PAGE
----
Thursday, July 10, 2014

My Summer 1964

A Philly Yo = Honolulu's Aloha

“. . . A wounded heart
 will heal in time,
 and when it does, 
the memory 
and love of our 
lost ones 
is sealed inside 
to comfort us.”
                     Brian Jacques

“Memories are bullets. 
Some whiz by 
and only spook you. 
Others tear you 
open and leave you 
in pieces.” 
 Richard Kadrey

“The past
 is a foreign country; 
they do things 
differently there.” 

                            L.P. Hartley


When I was a little kid
my Dad,
a WWII Veteran,
was a very modest businessman.

He owned a small
English Ford truck
full of affordable merchandise
that he sold on his route.

Installment Sales.
A Modern peddler.

Dad's business consisted
of the fact that housewives
in every ethnic neighborhood
of gritty Philadelphia
knew him,
bought from him,
owed him money-
which he kept track of
in small loose-leaf notebooks.

Johnny The Dress Boy.

He had other street names
in other neighborhoods.
His name was not John.

President Kennedy
was Gone
since November;
I had seen teachers
crying that day.

The Beatles 
had first been on TV
 Sunday Feb 9th.
Something New
and Fresh
was blowin` in the wind.

It was 1964.

That Summer
as on other school holidays
I sometimes went to work with Dad.

We left the suburbs early,
drove into the city,
ate street food in the car;
We made our own day.

I shyly talked to ladies
who pinched my cheek
and gave me cookies:
Polish, Italian, Jewish,
Southern Style,

Dad would sometimes park
in a tough neighborhood
and leave me in the car
while he ran into a store
or upstairs in a house.

 Then I observed
the activity of
the living streets
through a child's eyes.

Looking back I wonder:
was I watching the merchandise,
or was it "watching me"
giving me a reason
to be part of the scene?

When pantyhose appeared,
dad placed and filled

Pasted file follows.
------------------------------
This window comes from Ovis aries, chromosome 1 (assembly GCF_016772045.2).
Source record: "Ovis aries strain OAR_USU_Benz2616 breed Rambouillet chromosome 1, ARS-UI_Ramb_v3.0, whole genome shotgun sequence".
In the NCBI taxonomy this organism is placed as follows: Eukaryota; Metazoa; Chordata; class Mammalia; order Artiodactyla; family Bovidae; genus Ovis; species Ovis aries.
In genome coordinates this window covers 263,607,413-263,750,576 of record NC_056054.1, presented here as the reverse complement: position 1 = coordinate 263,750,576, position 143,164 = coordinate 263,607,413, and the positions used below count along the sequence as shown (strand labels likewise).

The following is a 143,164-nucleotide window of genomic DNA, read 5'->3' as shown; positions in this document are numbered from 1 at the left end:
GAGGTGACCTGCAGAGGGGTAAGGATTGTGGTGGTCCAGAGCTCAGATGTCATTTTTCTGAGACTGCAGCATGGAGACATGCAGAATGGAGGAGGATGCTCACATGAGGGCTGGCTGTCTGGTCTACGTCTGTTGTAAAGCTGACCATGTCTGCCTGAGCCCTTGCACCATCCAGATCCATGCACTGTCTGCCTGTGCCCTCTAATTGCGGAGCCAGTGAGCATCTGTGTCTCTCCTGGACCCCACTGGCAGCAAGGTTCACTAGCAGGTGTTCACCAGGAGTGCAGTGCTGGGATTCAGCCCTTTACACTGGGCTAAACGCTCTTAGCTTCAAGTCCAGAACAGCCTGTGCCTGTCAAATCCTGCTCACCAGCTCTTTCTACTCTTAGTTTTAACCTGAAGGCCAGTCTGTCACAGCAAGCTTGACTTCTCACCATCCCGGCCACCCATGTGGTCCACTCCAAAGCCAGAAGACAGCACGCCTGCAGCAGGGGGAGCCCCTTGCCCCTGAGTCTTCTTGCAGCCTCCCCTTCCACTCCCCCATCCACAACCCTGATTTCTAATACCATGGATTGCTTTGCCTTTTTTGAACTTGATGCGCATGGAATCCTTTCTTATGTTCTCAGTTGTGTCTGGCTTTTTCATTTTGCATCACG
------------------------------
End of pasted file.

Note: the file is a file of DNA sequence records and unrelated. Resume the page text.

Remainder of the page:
racks of them
in mom & pop 
neighborhood stores.

Photo: Hidden City Philadelphia Link

My dad was friendly
with people of
every status,
every shade of skin color,
and everyone liked him.

The only fear I ever saw
in him had to do with
the Philadelphia Police,
unsmiling, predators
of drivers and the streets.
[ An earlier policing culture - earlier day ]

My suburban schoolmates
and I watched
the first NASA space flights
on TV's wheeled into class.

Some of the other kids
used the "N" word
on the playground.

NOT space age!
NOT cool.

I knew better
and despised their 

50 years ago
this August
Philadelphia exploded:
the Columbia Ave Riots.

Places I had been
were burning on TV 
and in the newspapers.

Places where Dad made a living.

I learned a lot on those streets,
in that city of neighborhoods.
A lot about work
and a lot about life.

Dad did not carry a lunch pail.
He was his own man.
Today we would call him
an entrepreneur.

Eventually, he launched
a janitorial company
becoming a "real"
Small Business Man.

"When you work for someone else,
you are making money for them."
Dad used to say.

Looked at  closely
this attitude values
And he treated them right,
even when they made missteps.

He trained them.
He bailed them out of jail,
he drove them around,
loaned them money for cars,
but he fired some too,

often saying:
"Some people 
don't know what work is."

Alternately he would observe:
"Some people 
just don't know what dirt is."
[ we were in the cleaning business ]

Dad taught me by example
that business comes down to
providing a real service,
so you can hire people
who need work
to feed their families,

If you do it right
 you make money
to feed yours.

Our employees,
some of them,
learned the business
and started their own.

One great guy,
Jerry Gardner,
essentially became
dad's business partner
and a trusted
family friend.

Work is dignified
and deserves appreciation.

I knew that
dad felt a deep
to make the payroll
on time.

Pretty good approach to
capitalism I think!

I had a nice middle-class
but I also cleaned
offices and factories
all over the city
with co-workers and
customers from
every neighborhood 
in town,
 of every background
and skin color.

I can speak
with an Oxford Don,